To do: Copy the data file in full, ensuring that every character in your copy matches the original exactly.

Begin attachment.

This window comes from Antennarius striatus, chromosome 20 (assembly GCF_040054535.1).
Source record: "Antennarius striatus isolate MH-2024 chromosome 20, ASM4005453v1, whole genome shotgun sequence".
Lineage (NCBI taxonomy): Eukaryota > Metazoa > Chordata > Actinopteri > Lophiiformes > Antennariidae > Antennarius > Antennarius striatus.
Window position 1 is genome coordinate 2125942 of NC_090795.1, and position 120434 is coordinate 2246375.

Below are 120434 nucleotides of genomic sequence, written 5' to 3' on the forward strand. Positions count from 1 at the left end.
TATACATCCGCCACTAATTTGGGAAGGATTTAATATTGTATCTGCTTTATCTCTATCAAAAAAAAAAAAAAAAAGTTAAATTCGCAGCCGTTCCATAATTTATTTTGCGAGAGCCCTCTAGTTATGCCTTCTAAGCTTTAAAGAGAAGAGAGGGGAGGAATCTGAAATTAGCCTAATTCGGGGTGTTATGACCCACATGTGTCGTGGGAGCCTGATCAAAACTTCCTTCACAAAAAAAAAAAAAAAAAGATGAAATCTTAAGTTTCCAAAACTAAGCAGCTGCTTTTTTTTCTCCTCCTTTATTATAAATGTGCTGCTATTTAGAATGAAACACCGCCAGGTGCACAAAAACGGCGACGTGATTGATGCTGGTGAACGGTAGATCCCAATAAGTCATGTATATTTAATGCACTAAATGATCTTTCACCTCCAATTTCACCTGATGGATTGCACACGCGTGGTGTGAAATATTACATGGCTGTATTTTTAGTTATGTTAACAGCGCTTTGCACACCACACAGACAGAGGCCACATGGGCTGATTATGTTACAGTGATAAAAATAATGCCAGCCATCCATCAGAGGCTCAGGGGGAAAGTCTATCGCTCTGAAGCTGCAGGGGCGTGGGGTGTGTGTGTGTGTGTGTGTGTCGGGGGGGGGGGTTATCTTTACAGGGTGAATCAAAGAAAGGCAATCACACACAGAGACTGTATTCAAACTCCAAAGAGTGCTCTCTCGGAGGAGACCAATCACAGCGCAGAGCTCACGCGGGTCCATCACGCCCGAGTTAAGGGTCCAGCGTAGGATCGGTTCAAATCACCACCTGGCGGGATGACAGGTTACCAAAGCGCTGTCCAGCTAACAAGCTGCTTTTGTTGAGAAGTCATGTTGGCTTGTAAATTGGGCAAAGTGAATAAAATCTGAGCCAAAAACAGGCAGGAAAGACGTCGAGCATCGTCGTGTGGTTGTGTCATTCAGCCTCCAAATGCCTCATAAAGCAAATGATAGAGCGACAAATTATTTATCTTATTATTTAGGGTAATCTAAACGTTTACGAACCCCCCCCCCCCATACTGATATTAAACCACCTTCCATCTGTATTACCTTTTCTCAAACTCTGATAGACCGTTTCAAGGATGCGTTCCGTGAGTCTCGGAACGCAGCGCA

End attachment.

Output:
This window comes from Antennarius striatus, chromosome 20 (assembly GCF_040054535.1).
Source record: "Antennarius striatus isolate MH-2024 chromosome 20, ASM4005453v1, whole genome shotgun sequence".
Lineage (NCBI taxonomy): Eukaryota > Metazoa > Chordata > Actinopteri > Lophiiformes > Antennariidae > Antennarius > Antennarius striatus.
Window position 1 is genome coordinate 2125942 of NC_090795.1, and position 120434 is coordinate 2246375.

Below are 120434 nucleotides of genomic sequence, written 5' to 3' on the forward strand. Positions count from 1 at the left end.
TATACATCCGCCACTAATTTGGGAAGGATTTAATATTGTATCTGCTTTATCTCTATCAAAAAAAAAAAAAAAAAGTTAAATTCGCAGCCGTTCCATAATTTATTTTGCGAGAGCCCTCTAGTTATGCCTTCTAAGCTTTAAAGAGAAGAGAGGGGAGGAATCTGAAATTAGCCTAATTCGGGGTGTTATGACCCACATGTGTCGTGGGAGCCTGATCAAAACTTCCTTCACAAAAAAAAAAAAAAAAAGATGAAATCTTAAGTTTCCAAAACTAAGCAGCTGCTTTTTTTTCTCCTCCTTTATTATAAATGTGCTGCTATTTAGAATGAAACACCGCCAGGTGCACAAAAACGGCGACGTGATTGATGCTGGTGAACGGTAGATCCCAATAAGTCATGTATATTTAATGCACTAAATGATCTTTCACCTCCAATTTCACCTGATGGATTGCACACGCGTGGTGTGAAATATTACATGGCTGTATTTTTAGTTATGTTAACAGCGCTTTGCACACCACACAGACAGAGGCCACATGGGCTGATTATGTTACAGTGATAAAAATAATGCCAGCCATCCATCAGAGGCTCAGGGGGAAAGTCTATCGCTCTGAAGCTGCAGGGGCGTGGGGTGTGTGTGTGTGTGTGTGTGTCGGGGGGGGGGGTTATCTTTACAGGGTGAATCAAAGAAAGGCAATCACACACAGAGACTGTATTCAAACTCCAAAGAGTGCTCTCTCGGAGGAGACCAATCACAGCGCAGAGCTCACGCGGGTCCATCACGCCCGAGTTAAGGGTCCAGCGTAGGATCGGTTCAAATCACCACCTGGCGGGATGACAGGTTACCAAAGCGCTGTCCAGCTAACAAGCTGCTTTTGTTGAGAAGTCATGTTGGCTTGTAAATTGGGCAAAGTGAATAAAATCTGAGCCAAAAACAGGCAGGAAAGACGTCGAGCATCGTCGTGTGGTTGTGTCATTCAGCCTCCAAATGCCTCATAAAGCAAATGATAGAGCGACAAATTATTTATCTTATTATTTAGGGTAATCTAAACGTTTACGAACCCCCCCCCCCCATACTGATATTAAACCACCTTCCATCTGTATTACCTTTTCTCAAACTCTGATAGACCGTTTCAAGGATGCGTTCCGTGAGTCTCGGAACGCAGCGCA